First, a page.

The 74 recently reimagined how a March Madness bracket of NCAA Tournament contenders would play out if it reflected how well each institution increased students’ economic opportunity.
Hundreds of students at high-poverty high schools are taking credit-bearing courses at top colleges through a new initiative designed to help teens see their potential to thrive at those institutions.
For new students entering college, finding their way and achieving a sense of belonging can be an arduous process. A new book questions who should shoulder that responsibility.
A number of state lawmakers are introducing legislation that would require high school seniors to complete financial aid applications as a necessary step to graduate.
The pandemic has exacerbated financial challenges for college students across the nation. Edquity, the emergency aid platform, has been helping institutions deliver emergency aid to students efficiently and without judgment.
At a time when less than 30 percent of adults living in rural America have a postsecondary degree, The Ayers Foundation has developed a model for encouraging rural students to continue their education after high school.
Amid racial unrest and a global health pandemic, higher education leaders are highlighting opportunities to undo structural racism in academia and increase support for Black students.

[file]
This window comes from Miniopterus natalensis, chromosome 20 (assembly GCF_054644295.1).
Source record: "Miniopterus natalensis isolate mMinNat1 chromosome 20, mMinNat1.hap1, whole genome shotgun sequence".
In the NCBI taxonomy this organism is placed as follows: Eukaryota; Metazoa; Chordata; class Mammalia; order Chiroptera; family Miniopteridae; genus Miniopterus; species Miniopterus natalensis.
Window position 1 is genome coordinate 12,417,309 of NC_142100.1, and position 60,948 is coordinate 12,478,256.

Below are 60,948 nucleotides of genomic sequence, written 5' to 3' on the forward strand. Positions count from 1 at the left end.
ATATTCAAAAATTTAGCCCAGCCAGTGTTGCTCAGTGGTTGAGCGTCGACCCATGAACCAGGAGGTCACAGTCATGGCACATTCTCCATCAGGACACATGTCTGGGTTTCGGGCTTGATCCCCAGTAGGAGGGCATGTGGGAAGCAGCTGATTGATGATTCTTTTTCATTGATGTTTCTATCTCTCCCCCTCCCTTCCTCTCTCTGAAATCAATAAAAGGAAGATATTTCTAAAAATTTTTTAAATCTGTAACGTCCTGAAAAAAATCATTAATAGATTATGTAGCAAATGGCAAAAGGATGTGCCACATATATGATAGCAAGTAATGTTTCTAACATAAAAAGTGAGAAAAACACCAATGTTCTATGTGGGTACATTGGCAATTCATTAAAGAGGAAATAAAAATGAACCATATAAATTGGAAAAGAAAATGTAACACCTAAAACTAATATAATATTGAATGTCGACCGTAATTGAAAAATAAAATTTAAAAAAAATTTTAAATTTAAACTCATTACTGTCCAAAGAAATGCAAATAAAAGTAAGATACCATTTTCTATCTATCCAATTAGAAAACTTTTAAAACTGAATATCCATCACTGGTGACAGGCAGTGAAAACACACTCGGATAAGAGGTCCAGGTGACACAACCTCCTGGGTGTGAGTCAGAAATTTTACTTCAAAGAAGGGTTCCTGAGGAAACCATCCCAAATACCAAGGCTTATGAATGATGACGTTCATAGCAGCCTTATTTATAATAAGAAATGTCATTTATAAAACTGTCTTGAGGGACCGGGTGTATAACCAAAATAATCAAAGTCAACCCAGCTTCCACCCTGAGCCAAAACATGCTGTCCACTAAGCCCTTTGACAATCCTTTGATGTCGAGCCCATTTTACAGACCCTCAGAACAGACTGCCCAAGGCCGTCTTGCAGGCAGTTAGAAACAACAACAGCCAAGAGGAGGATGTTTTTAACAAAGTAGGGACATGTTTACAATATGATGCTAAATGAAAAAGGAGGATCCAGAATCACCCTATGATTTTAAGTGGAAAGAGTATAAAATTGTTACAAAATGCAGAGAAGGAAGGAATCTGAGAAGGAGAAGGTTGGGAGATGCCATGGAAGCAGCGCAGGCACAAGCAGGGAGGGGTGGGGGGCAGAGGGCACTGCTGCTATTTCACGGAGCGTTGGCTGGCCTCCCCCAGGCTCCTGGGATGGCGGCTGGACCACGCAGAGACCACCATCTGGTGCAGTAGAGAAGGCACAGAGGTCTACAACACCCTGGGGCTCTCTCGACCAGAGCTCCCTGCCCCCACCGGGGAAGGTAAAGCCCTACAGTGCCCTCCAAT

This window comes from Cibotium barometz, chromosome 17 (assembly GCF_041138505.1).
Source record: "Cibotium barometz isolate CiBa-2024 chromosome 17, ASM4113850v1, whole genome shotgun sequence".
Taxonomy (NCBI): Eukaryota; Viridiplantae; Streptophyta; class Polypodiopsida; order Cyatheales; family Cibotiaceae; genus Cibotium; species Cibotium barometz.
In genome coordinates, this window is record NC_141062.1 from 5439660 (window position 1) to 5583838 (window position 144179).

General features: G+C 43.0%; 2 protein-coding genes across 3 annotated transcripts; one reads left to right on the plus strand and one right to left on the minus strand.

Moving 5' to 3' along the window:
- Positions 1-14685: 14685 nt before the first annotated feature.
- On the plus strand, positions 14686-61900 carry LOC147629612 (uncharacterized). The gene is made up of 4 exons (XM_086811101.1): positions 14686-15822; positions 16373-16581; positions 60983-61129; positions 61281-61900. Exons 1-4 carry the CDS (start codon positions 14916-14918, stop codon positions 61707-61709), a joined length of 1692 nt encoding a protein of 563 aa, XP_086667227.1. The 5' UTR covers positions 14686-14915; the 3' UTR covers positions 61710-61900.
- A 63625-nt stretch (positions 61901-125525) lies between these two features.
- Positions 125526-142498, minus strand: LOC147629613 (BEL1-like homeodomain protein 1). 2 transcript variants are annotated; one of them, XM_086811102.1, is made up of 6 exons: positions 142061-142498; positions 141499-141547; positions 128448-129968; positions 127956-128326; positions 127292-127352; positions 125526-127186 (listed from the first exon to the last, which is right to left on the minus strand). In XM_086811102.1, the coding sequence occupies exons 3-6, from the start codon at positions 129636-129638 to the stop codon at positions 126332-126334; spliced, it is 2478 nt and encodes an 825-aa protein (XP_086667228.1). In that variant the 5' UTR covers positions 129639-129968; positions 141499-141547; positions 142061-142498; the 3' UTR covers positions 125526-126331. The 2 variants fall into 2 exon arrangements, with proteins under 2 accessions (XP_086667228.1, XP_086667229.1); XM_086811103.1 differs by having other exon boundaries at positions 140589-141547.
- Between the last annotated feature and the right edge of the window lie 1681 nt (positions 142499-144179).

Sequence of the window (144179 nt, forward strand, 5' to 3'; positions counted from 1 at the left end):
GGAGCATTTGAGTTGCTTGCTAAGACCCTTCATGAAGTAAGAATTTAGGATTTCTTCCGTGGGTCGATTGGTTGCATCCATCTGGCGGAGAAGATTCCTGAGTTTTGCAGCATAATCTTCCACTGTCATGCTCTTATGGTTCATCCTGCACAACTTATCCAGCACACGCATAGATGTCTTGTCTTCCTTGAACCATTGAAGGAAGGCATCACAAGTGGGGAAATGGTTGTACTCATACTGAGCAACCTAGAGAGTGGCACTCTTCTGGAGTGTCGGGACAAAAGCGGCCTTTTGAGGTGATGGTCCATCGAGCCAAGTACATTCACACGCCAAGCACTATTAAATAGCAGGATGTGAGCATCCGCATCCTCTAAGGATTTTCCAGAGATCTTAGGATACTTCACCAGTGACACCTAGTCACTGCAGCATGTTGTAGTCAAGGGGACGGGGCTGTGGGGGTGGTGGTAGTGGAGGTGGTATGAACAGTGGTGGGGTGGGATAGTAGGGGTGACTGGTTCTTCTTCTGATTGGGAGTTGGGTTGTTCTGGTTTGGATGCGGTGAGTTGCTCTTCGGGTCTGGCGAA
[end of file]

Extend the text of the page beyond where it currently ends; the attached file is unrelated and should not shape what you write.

College students who can’t afford course materials and rely on library copies are struggling this fall as campus closures cut off library access and quarantines of print materials take resources out of circulation.
Recent research has shown that a growing number of students are struggling with mental health problems amid the coronavirus pandemic—and colleges are looking for new ways to support them.
Regardless of how individual colleges and universities approach this fall, all will need to take care to remain adaptable and accessible, according to a new ebook from two experts at Georgetown University’s Center for New Designs in Learning and Scholarship.
The shift to online instruction has magnified gaps in internet access, prompting calls for colleges and communities to ensure that all students have what they need to continue their coursework.
Each year, just over half of students graduating from District of Columbia Public Schools go on to attend college, but less than 40 percent of those students earn a degree. A new DCPS program hopes that intensive mentoring will help improve outcomes.